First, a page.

# Sorting Numbers With sorted()

**00:00**
A great way to get into sorting with Python is to sort a list of numbers. Lists are an ordered data structure in Python, so we should be able to see the differences pretty clearly after sorting.

**00:11**
I’m going to go ahead and open up my interpreter and then make a new list called `numbers`

. And this will just be `[6, 9, 3, 1]`

. Once you have your list, you can go ahead and just call `sorted()`

on that. All right.

**00:30**
You can see here that this returned the list that we had before, and now it is in order. There’s a couple of things that you should note here. First, we didn’t have to define or import `sorted()`

.

**00:42**
The `sorted()`

function is one of Python’s builtins, so it will always be available in a regular installation of Python. Second, because you just passed in `numbers`

, the list, `sorted()`

worked in its default mode and sorted these in ascending order, or smallest to largest.

**00:59**
Another thing to note is if you take a look at `numbers`

again, you can see that it’s still the original, which means that `sorted()`

did not change what `numbers`

equaled.

**01:09**
What it did do was return a list, which you can see here. That means that you can assign this list to a new variable. Let’s see how that works. Go ahead and make a new list, and call this something like `numbers_sorted`

.

**01:24**
You can set this equal to `sorted(numbers)`

.

**01:29**
Now if you want to take a look at that,

**01:32**
you can see that you saved the ordered list. Now that you can use `sorted()`

on lists, let’s try some different data types in Python. Go ahead and make a tuple, which will be inside parentheses. And you can make this the same way, so it’ll be `(6, 9, 3, 1)`

.

**01:51**
Now, note that tuples maintain their order but are immutable, which just means you can’t change them after you define them. While you’re here, go ahead and make a set called `numbers_set`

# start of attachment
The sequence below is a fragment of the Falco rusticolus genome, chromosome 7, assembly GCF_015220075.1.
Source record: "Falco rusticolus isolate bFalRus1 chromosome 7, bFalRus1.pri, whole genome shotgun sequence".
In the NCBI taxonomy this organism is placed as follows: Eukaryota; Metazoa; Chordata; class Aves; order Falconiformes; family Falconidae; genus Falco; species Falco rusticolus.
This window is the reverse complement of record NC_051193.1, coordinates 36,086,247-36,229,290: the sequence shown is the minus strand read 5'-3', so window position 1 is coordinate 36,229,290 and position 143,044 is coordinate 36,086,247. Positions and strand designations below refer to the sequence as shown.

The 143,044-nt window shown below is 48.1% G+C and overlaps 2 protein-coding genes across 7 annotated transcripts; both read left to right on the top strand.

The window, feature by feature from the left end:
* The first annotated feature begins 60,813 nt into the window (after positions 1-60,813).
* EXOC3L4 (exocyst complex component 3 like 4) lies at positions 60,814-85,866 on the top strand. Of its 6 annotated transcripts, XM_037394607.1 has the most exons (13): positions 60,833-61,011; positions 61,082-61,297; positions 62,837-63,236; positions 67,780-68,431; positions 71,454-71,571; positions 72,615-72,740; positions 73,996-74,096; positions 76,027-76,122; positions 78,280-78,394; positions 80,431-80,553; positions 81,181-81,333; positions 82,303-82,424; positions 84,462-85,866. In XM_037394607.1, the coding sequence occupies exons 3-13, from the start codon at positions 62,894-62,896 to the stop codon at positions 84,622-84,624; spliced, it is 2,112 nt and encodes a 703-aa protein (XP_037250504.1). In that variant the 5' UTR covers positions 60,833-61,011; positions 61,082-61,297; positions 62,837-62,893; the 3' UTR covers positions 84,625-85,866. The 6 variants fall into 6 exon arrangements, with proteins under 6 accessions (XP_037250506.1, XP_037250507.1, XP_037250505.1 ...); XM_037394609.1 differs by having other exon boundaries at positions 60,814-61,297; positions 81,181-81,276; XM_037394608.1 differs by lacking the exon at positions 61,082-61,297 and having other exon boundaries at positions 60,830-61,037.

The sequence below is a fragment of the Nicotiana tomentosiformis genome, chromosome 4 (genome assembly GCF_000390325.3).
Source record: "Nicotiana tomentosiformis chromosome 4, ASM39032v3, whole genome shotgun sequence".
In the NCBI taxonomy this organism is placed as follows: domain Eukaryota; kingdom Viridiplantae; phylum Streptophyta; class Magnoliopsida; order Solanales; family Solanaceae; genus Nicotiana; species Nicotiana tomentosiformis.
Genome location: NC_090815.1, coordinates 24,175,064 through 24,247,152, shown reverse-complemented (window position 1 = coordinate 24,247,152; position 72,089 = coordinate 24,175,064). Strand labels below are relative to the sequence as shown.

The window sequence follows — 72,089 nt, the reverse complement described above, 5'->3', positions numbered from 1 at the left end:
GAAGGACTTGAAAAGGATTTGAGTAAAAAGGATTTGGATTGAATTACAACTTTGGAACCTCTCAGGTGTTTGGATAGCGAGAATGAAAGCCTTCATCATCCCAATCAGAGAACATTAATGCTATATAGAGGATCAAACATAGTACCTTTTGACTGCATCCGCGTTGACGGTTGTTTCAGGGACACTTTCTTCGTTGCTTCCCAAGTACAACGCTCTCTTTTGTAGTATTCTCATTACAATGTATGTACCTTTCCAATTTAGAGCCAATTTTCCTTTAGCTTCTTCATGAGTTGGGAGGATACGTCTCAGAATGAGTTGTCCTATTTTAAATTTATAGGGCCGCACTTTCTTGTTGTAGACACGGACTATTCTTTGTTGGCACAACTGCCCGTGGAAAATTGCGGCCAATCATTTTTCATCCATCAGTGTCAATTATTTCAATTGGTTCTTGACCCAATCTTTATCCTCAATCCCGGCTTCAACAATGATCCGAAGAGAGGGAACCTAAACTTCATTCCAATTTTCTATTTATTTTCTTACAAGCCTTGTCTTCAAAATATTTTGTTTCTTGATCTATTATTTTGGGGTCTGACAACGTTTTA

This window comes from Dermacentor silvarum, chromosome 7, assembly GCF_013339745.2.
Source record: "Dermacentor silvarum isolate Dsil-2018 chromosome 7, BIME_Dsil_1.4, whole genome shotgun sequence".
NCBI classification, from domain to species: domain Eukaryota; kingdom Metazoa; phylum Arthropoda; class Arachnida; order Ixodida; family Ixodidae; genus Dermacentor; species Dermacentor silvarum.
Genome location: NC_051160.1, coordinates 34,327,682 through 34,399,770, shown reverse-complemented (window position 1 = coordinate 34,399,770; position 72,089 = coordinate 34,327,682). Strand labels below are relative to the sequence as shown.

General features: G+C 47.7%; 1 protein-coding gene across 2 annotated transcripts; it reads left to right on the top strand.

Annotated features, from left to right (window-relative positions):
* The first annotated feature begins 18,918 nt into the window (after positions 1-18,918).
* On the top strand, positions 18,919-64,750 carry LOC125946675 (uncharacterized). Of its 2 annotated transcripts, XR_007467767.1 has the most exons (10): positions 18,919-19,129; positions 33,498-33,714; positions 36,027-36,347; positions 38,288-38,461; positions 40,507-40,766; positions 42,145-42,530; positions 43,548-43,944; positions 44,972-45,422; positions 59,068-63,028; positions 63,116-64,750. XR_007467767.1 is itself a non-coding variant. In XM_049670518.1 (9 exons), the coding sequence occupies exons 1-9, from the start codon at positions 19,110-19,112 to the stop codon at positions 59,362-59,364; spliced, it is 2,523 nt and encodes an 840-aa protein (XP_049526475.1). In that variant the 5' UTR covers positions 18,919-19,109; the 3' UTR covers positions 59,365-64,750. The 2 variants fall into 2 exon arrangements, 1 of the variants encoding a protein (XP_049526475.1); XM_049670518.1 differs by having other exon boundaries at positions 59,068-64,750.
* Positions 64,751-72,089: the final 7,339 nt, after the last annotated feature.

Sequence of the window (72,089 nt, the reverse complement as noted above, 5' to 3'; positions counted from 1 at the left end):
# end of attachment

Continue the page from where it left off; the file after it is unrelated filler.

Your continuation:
,

**02:04**
and set this equal to something like `{5, 5, 10, 1, 0}`

. Keep in mind that sets do not save the order, and also can’t have duplicate values. So if you try to take a look at that, even though this is what you passed in, it’s now `{0, 1, 10, 5}`

.

**02:22**
So, let’s see how `sorted()`

works on this. So, `numbers_tuple_sorted`

, just set that equal to `sorted()`

and pass in your `numbers_tuple`

.

**02:34**
And go ahead and do that with the set as well.

**02:41**
All right! Let’s take a look at what we have. So, `numbers_tuple_sorted`

—you can see here that you’ve got a list, which is `[1, 3, 6, 9]`

. And if you take a look at the set,

**02:57**
you’ll see that you have a list here, which is what was left of the set and in order. Now, if you need that data in its original data types, you can always cast that back.

**03:07**
So if you just call `tuple()`

and then pass in `numbers_tuple_sorted`

, you can now return your tuple, which has its values in order.

**03:17**
But be careful when you try to do this with a set, because if you pass in the `numbers_set_sorted`

, you’ll get your set back but because sets are not ordered, you lose the order that you had before. All right!

**03:31**
That’s all there is to using `sorted()`

with numbers. The big takeaways from here is that `sorted()`

will not affect the original value that you pass into it and will only return the sorted version of that value.

**03:43**
The other thing to note is that no matter what you pass into `sorted()`

, assuming `sorted()`

can sort it, you’ll get a list as the return value. In the next video, you’ll see how to use `sorted()`

with strings.

**Joe Tatusko** RP Team on Feb. 28, 2020

Hi Karthik! In these videos I’m using Atom with Material themes.

**B S K Karthik** on Feb. 29, 2020

Thank you Joe

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B S K Karthikon Feb. 28, 2020Hi Joe, which editor have you used for the demos.please let me know.